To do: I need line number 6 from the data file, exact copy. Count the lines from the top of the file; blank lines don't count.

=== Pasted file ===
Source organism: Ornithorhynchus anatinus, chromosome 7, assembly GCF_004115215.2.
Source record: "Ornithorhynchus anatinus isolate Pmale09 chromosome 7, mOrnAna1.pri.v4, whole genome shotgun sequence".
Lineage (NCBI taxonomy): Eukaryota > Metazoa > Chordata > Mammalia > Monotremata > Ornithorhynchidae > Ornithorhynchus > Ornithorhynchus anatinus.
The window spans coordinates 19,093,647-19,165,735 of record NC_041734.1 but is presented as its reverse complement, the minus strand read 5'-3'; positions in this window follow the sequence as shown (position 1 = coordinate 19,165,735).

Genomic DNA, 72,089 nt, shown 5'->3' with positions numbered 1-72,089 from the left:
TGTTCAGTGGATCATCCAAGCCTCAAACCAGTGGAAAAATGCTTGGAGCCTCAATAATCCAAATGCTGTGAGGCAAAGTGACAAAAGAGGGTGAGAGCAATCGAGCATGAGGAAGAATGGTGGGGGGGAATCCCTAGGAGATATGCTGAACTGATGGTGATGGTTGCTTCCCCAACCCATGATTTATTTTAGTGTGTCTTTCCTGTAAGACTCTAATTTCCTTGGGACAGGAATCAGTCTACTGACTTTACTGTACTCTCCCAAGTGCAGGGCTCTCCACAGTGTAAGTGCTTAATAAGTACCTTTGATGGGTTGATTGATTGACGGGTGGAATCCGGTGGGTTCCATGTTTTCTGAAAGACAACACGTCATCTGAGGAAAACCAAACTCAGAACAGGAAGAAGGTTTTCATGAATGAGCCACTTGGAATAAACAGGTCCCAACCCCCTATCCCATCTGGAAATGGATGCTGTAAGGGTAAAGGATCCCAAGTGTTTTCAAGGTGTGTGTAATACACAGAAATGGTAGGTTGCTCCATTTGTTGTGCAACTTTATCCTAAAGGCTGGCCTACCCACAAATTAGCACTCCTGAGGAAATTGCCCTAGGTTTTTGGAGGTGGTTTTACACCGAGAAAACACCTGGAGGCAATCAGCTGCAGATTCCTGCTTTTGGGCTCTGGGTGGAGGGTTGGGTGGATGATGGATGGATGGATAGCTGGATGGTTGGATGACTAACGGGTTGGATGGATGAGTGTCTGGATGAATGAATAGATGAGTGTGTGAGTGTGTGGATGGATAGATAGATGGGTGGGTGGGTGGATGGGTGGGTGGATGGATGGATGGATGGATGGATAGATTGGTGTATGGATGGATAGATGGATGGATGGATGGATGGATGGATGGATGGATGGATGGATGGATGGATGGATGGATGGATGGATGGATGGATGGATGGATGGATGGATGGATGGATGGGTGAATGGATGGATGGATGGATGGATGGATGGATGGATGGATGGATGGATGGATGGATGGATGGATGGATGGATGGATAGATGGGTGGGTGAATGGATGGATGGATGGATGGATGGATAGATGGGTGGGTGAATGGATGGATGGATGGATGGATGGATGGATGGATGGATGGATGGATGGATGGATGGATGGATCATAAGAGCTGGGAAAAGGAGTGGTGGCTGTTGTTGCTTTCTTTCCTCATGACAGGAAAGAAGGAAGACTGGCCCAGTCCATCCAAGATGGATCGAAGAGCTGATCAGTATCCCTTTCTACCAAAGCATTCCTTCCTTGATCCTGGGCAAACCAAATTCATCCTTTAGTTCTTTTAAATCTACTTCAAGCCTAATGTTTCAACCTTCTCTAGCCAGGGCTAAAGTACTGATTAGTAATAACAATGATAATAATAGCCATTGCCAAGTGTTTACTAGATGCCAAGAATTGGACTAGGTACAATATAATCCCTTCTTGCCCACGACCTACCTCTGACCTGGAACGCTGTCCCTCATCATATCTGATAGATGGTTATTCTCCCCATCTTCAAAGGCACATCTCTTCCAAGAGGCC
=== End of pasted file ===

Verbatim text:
TGTTCAGTGGATCATCCAAGCCTCAAACCAGTGGAAAAATGCTTGGAGCCTCAATAATCCAAATGCTGTGAGGCAAAGTGACAAAAGAGGGTGAGAGCAATCGAGCATGAGGAAGAATGGTGGGGGGGAATCCCTAGGAGATATGCTGAACTGATGGTGATGGTTGCTTCCCCAACCCATGATTTATTTTAGTGTGTCTTTCCTGTAAGACTCTAATTTCCTTGGGACAGGAATCAGTCTACTGACTTTACTGTACTCTCCCAAGTGCAGGGCTCTCCACAGTGTAAGTGCTTAATAAGTACCTTTGATGGGTTGATTGATTGACGGGTGGAATCCGGTGGGTTCCATGTTTTCTGAAAGACAACACGTCATCTGAGGAAAACCAAACTCAGAACAGGAAGAAGGTTTTCATGAATGAGCCACTTGGAATAAACAGGTCCCAACCCCCTATCCCATCTGGAAATGGATGCTGTAAGGGTAAAGGATCCCAAGTGTTTTCAAGGTGTGTGTAATACACAGAAATGGTAGGTTGCTCCATTTGTTGTGCAACTTTATCCTAAAGGCTGGCCTACCCACAAATTAGCACTCCTGAGGAAATTGCCCTAGGTTTTTGGAGGTGGTTTTACACCGAGAAAACACCTGGAGGCAATCAGCTGCAGATTCCTGCTTTTGGGCTCTGGGTGGAGGGTTGGGTGGATGATGGATGGATGGATAGCTGGATGGTTGGATGACTAACGGGTTGGATGGATGAGTGTCTGGATGAATGAATAGATGAGTGTGTGAGTGTGTGGATGGATAGATAGATGGGTGGGTGGGTGGATGGGTGGGTGGATGGATGGATGGATGGATGGATAGATTGGTGTATGGATGGATAGATGGATGGATGGATGGATGGATGGATGGATGGATGGATGGATGGATGGATGGATGGATGGATGGATGGATGGATGGATGGATGGATGGATGGATGGATGGGTGAATGGATGGATGGATGGATGGATGGATGGATGGATGGATGGATGGATGGATGGATGGATGGATGGATGGATGGATAGATGGGTGGGTGAATGGATGGATGGATGGATGGATGGATAGATGGGTGGGTGAATGGATGGATGGATGGATGGATGGATGGATGGATGGATGGATGGATGGATGGATGGATGGATCATAAGAGCTGGGAAAAGGAGTGGTGGCTGTTGTTGCTTTCTTTCCTCATGACAGGAAAGAAGGAAGACTGGCCCAGTCCATCCAAGATGGATCGAAGAGCTGATCAGTATCCCTTTCTACCAAAGCATTCCTTCCTTGATCCTGGGCAAACCAAATTCATCCTTTAGTTCTTTTAAATCTACTTCAAGCCTAATGTTTCAACCTTCTCTAGCCAGGGCTAAAGTACTGATTAGTAATAACAATGATAATAATAGCCATTGCCAAGTGTTTACTAGATGCCAAGAATTGGACTAGGTACAATATAATCCCTTCTTGCCCACGACCTACCTCTGACCTGGAACGCTGTCCCTCATCATATCTGATAGATGGTTATTCTCCCCATCTTCAAAGGCACATCTCTTCCAAGAGGCC